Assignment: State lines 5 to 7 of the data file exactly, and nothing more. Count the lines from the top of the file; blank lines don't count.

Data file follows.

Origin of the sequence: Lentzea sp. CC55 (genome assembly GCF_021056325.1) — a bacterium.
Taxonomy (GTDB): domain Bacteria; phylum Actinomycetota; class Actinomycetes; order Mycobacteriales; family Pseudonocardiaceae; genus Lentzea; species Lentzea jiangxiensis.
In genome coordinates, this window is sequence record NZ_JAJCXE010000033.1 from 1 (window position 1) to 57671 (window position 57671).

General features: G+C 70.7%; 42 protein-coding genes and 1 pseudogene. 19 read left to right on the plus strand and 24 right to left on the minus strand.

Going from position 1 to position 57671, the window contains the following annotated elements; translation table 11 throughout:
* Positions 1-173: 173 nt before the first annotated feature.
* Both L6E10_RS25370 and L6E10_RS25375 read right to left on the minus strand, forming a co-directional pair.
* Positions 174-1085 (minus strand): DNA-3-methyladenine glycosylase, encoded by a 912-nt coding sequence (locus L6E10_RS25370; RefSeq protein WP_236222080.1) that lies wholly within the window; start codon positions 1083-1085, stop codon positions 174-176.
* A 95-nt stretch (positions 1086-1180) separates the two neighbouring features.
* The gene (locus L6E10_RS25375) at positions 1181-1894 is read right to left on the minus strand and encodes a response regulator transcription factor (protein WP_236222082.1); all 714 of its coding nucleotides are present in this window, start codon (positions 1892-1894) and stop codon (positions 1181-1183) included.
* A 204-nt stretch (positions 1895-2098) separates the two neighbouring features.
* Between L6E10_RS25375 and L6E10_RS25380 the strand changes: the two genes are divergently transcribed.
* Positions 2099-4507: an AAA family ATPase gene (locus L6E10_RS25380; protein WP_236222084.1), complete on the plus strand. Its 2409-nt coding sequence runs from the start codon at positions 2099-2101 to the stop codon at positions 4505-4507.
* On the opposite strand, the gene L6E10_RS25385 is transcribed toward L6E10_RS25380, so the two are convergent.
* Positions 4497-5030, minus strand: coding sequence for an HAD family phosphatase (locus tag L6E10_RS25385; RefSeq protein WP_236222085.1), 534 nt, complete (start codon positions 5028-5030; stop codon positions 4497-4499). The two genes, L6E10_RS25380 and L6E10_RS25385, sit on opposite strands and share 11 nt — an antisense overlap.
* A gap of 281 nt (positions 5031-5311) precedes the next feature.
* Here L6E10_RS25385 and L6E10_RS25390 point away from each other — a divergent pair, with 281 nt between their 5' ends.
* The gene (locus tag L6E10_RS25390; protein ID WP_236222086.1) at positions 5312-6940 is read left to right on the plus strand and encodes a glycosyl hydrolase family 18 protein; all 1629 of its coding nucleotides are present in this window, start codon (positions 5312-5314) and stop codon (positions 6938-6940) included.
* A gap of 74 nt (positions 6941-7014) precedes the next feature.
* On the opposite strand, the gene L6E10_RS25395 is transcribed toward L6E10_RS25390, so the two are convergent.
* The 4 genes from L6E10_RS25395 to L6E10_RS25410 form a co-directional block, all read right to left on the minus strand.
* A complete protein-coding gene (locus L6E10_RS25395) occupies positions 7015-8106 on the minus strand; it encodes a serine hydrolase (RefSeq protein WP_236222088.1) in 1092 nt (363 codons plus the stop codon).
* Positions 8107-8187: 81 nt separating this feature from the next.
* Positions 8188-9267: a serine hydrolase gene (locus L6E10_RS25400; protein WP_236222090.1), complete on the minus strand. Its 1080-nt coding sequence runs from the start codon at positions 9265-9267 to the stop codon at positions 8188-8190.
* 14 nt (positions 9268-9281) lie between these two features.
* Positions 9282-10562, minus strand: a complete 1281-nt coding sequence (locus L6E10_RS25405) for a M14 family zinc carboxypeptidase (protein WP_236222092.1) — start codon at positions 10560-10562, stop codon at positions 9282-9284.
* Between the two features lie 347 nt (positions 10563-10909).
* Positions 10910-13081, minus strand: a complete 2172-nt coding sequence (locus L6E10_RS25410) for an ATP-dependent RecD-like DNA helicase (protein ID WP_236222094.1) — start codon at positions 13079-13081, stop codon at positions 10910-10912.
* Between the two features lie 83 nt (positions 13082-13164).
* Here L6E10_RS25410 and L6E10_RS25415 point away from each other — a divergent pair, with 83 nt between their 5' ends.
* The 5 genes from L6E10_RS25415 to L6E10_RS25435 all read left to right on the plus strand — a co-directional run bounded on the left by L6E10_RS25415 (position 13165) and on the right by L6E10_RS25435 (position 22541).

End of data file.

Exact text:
Going from position 1 to position 57671, the window contains the following annotated elements; translation table 11 throughout:
* Positions 1-173: 173 nt before the first annotated feature.
* Both L6E10_RS25370 and L6E10_RS25375 read right to left on the minus strand, forming a co-directional pair.